Gene-modified cell therapy (GMCT) represents the most effective platform for many patients with advanced disease. These therapies, however, are held back by inefficient development processes and manufacturing scales that are limited to a minute fraction of the relevant patient populations due to current gene delivery methods such as viral vectors. Simulation is helping to accelerate this development process and advance cell therapy.
Indee Labs is a Y Combinator company spun out of the Australian National Fabrication Facility. The team is developing novel gene delivery technology that uses ANSYS computational fluid dynamics solutions to gently and efficiently deliver genetic materials such as CRISPR to your immune cells. Indee Labs views gene delivery as the most problematic step in developing and manufacturing GMCTs since a global shortage in viral vectors has led Big Pharma to invest hundreds of millions of dollars into their own manufacturing facilities. Continue reading →
Multihull ships create engineering challenges that are “out of range” of conventional ship design techniques. They require complex, CFD analysis to optimize multiple performance variables like resistance, endurance, stability, seakeeping, etc. In this article, we take you behind the scenes at KUASAR MARIN Engineering Inc., where we leveraged ANSYS Fluent to explore design iterations for a three-hulled, high-speed passenger ferry that could compete with existing two-hull catamarans.
Nature is full of amazing materials. Wood and bone, for example, are natural composites with finely-tuned microstructures. They have optimized fiber alignment for enhanced strength. At Fortify — an additive manufacturing startup — we wondered if harnessing the power of natural composites in 3-D printing could help us to create high-performance end-use parts.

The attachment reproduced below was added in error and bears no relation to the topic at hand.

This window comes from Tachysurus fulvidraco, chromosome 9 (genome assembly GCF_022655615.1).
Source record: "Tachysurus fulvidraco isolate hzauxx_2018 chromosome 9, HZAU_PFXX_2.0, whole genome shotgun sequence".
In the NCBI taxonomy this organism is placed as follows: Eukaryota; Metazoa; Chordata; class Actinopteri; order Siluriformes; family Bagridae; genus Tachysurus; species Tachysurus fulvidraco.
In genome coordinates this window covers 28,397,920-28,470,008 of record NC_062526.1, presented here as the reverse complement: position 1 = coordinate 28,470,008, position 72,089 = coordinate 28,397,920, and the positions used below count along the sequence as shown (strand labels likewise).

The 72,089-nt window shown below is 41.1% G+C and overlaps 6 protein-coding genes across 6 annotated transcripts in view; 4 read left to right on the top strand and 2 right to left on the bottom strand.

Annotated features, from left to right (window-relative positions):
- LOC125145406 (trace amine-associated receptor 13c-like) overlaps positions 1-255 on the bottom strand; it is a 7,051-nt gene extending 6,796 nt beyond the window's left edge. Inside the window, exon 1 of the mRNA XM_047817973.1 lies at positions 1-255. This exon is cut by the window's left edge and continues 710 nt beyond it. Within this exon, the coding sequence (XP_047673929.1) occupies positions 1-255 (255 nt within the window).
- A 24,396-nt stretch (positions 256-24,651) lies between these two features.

Our observations of the natural world led to the development of our fluxprint technology, which utilizes magnetic fields in a 3-D printer to align carbon fibers throughout a printed composite part. This process results in high-performance components with high-geometric complexity and incredible strength-to-weight ratios. Continue reading →
A technology startup faces a great deal of challenges: funding, hiring, office space, manufacturing, messaging, legal, software, and infrastructure, to name a few. CEOs can feel overwhelmed by the sheer size and complexity of the puzzle that is establishing a successful corporation. It only takes one of the pieces to fail to jeopardize the whole enterprise. The stakes are high.
One area of investment that is particularly expensive and difficult to get right for hardware startups is the engineering simulation software and high performance computing (HPC) infrastructure required for virtual prototyping and testing. Rescale and the ANSYS Startup Program offer solutions for startups with on-demand and fully scalable software and hardware that require zero in-house IT.
Rescale and the ANSYS Startup Program are partnering to offer a scalable,
zero-IT simulation solution to startups
Nuclear power is a key player in the future of clean energy, and multiple companies are pursuing new technologies to maximize nuclear’s contribution to the clean energy space. Founded in 2011 and based in Cambridge, MA, Transatomic Power is an advanced nuclear technology startup developing and commercializing a molten salt reactor (MSR), or a nuclear reactor whose fuel is in liquid, rather than solid, form. This technology, originally developed at the Oak Ridge National Laboratory (ORNL) in the 1960’s, offers multiple safety and cost benefits over traditional nuclear reactors, in which the fuel is in the form of solid pellets cooled by water.
Tranatomic’s MSR design builds on the original work at ORNL and adds a few innovative new features that reduce the reactor’s size and, as a result, it’s cost – a huge factor in building new nuclear power plants. Though the development process is a long one, the world needs a larger capacity for clean energy generation, and it’s this ultimate goal that drives the Transatomic team forward. Continue reading →